I strongly condemn today’s terrorist attack on worshipers at a synagogue in Jerusalem, which killed four innocent people, including U.S. citizens Aryeh Kupinsky, Cary William Levine, and Mosheh Twersky, and injured several more.  There is and can be no justification for such attacks against innocent civilians.  The thoughts and prayers of the American people are with the victims and families of all those who were killed and injured in this horrific attack and in other recent violence.  At this sensitive moment in Jerusalem, it is all the more important for Israeli and Palestinian leaders and ordinary citizens to work cooperatively together to lower tensions, reject violence, and seek a path forward towards peace.

november-18-2014-please-leave-us-alone-web

The World Jewish Congress (WJC) president, Ronald Lauder, said the bloodbath in the Kehilat Bnei Torah Synagogue in Har Nof was “obviously the result of an orchestrated campaign by Palestinian groups whose sole aim is to incite to hatred against Jews.”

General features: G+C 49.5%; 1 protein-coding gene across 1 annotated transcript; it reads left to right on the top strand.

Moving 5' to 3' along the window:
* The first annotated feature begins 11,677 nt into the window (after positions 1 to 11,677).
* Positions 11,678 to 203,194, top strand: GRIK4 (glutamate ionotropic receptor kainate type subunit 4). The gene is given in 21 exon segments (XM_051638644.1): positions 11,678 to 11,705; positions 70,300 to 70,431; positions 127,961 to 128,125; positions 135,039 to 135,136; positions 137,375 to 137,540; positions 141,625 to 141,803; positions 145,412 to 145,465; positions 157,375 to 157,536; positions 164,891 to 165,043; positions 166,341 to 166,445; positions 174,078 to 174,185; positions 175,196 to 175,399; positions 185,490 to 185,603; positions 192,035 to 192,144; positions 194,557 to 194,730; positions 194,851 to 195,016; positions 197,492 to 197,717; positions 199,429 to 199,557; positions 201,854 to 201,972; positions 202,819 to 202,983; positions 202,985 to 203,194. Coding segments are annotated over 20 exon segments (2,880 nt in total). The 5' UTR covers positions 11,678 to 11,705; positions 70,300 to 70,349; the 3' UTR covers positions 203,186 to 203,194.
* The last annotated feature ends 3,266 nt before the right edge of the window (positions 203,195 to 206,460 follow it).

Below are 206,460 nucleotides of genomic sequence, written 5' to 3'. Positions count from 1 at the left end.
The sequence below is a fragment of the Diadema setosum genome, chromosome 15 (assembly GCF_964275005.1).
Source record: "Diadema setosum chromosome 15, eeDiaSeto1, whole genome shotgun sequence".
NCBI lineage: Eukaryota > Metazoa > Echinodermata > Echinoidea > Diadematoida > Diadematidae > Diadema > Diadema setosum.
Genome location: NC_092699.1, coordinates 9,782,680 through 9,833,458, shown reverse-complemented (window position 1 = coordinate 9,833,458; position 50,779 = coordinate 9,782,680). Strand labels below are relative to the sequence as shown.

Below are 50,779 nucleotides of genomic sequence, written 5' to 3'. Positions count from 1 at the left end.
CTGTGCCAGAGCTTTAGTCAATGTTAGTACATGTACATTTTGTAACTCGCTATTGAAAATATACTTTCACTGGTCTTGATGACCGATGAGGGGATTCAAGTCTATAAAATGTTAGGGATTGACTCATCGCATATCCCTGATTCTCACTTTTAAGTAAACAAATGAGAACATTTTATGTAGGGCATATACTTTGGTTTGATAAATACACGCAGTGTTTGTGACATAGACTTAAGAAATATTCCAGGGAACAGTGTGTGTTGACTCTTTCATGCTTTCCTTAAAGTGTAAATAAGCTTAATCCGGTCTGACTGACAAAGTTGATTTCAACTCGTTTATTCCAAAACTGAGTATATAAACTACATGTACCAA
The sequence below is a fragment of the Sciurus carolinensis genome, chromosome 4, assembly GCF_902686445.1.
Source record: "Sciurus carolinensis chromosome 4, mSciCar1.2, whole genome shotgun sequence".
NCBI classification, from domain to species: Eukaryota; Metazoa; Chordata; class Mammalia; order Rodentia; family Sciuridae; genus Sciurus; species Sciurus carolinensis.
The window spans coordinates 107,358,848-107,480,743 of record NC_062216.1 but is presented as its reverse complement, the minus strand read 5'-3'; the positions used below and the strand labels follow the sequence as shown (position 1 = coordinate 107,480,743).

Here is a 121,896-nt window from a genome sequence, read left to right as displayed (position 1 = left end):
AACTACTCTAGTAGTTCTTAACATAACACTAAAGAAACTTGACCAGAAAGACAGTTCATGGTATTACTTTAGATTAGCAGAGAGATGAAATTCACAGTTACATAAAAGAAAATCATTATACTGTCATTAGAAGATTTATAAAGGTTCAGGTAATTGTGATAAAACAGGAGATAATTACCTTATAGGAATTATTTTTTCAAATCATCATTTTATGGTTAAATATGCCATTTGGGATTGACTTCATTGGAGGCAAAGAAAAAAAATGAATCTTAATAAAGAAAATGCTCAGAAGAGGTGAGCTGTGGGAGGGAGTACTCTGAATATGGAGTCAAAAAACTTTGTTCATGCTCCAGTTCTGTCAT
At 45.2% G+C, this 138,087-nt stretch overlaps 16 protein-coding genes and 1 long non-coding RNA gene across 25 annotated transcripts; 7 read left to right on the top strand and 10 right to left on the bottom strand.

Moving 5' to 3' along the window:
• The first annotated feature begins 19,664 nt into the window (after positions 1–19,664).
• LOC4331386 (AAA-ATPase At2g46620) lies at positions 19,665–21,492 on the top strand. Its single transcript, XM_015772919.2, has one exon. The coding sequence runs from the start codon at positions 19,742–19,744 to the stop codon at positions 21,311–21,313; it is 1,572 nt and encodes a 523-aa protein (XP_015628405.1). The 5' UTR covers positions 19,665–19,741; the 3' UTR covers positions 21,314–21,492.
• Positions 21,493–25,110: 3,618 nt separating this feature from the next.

Lauder welcomed the Palestinian Authority’s president, Mahmoud Abbas’ condemnation of the attack, but said that in order to be credible Abbas had to stop the “vicious incitement against Israelis that is happening on his watch”:

Instead of opposing the extremists in his own ranks, Mr. Abbas has been placating them. If he wants to retain any credibility he must show strong, unequivocal leadership now. Failure to do so would have catastrophic consequences and would probably put a stop to the peace process for many years to come. The next weeks will show if he is a credible Palestinian leader.

The WJC president called it “an outrage” that houses of prayer were now being deliberately targeted by Palestinian terrorists: